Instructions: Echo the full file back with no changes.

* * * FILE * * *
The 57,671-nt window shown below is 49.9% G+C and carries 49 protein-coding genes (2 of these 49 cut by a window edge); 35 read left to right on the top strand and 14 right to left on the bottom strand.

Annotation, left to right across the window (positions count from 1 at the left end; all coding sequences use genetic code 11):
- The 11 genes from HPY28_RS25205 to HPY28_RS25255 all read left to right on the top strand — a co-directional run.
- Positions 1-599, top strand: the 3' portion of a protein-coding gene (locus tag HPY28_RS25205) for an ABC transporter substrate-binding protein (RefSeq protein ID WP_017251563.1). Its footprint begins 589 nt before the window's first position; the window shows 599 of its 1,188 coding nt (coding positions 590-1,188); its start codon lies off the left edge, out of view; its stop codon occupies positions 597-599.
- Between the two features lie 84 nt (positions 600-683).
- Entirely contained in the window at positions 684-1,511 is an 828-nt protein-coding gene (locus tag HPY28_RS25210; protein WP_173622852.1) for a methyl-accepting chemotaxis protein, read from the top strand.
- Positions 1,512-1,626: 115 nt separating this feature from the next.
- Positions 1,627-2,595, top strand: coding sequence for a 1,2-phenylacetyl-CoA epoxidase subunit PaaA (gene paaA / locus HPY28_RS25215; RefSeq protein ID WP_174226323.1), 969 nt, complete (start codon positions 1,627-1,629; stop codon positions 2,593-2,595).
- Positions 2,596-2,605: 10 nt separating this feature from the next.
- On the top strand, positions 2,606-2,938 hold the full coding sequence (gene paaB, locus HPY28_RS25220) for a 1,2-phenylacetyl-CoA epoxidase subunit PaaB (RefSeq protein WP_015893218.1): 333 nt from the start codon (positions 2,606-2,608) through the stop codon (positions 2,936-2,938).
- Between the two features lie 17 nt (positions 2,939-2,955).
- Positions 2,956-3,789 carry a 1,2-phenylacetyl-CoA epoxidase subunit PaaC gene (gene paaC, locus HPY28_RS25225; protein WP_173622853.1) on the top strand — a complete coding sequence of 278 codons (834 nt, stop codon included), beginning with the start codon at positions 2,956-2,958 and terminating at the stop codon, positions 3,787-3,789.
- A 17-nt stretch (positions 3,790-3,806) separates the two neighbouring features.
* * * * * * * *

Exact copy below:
The 57,671-nt window shown below is 49.9% G+C and carries 49 protein-coding genes (2 of these 49 cut by a window edge); 35 read left to right on the top strand and 14 right to left on the bottom strand.

Annotation, left to right across the window (positions count from 1 at the left end; all coding sequences use genetic code 11):
- The 11 genes from HPY28_RS25205 to HPY28_RS25255 all read left to right on the top strand — a co-directional run.
- Positions 1-599, top strand: the 3' portion of a protein-coding gene (locus tag HPY28_RS25205) for an ABC transporter substrate-binding protein (RefSeq protein ID WP_017251563.1). Its footprint begins 589 nt before the window's first position; the window shows 599 of its 1,188 coding nt (coding positions 590-1,188); its start codon lies off the left edge, out of view; its stop codon occupies positions 597-599.
- Between the two features lie 84 nt (positions 600-683).
- Entirely contained in the window at positions 684-1,511 is an 828-nt protein-coding gene (locus tag HPY28_RS25210; protein WP_173622852.1) for a methyl-accepting chemotaxis protein, read from the top strand.
- Positions 1,512-1,626: 115 nt separating this feature from the next.
- Positions 1,627-2,595, top strand: coding sequence for a 1,2-phenylacetyl-CoA epoxidase subunit PaaA (gene paaA / locus HPY28_RS25215; RefSeq protein ID WP_174226323.1), 969 nt, complete (start codon positions 1,627-1,629; stop codon positions 2,593-2,595).
- Positions 2,596-2,605: 10 nt separating this feature from the next.
- On the top strand, positions 2,606-2,938 hold the full coding sequence (gene paaB, locus HPY28_RS25220) for a 1,2-phenylacetyl-CoA epoxidase subunit PaaB (RefSeq protein WP_015893218.1): 333 nt from the start codon (positions 2,606-2,608) through the stop codon (positions 2,936-2,938).
- Between the two features lie 17 nt (positions 2,939-2,955).
- Positions 2,956-3,789 carry a 1,2-phenylacetyl-CoA epoxidase subunit PaaC gene (gene paaC, locus HPY28_RS25225; protein WP_173622853.1) on the top strand — a complete coding sequence of 278 codons (834 nt, stop codon included), beginning with the start codon at positions 2,956-2,958 and terminating at the stop codon, positions 3,787-3,789.
- A 17-nt stretch (positions 3,790-3,806) separates the two neighbouring features.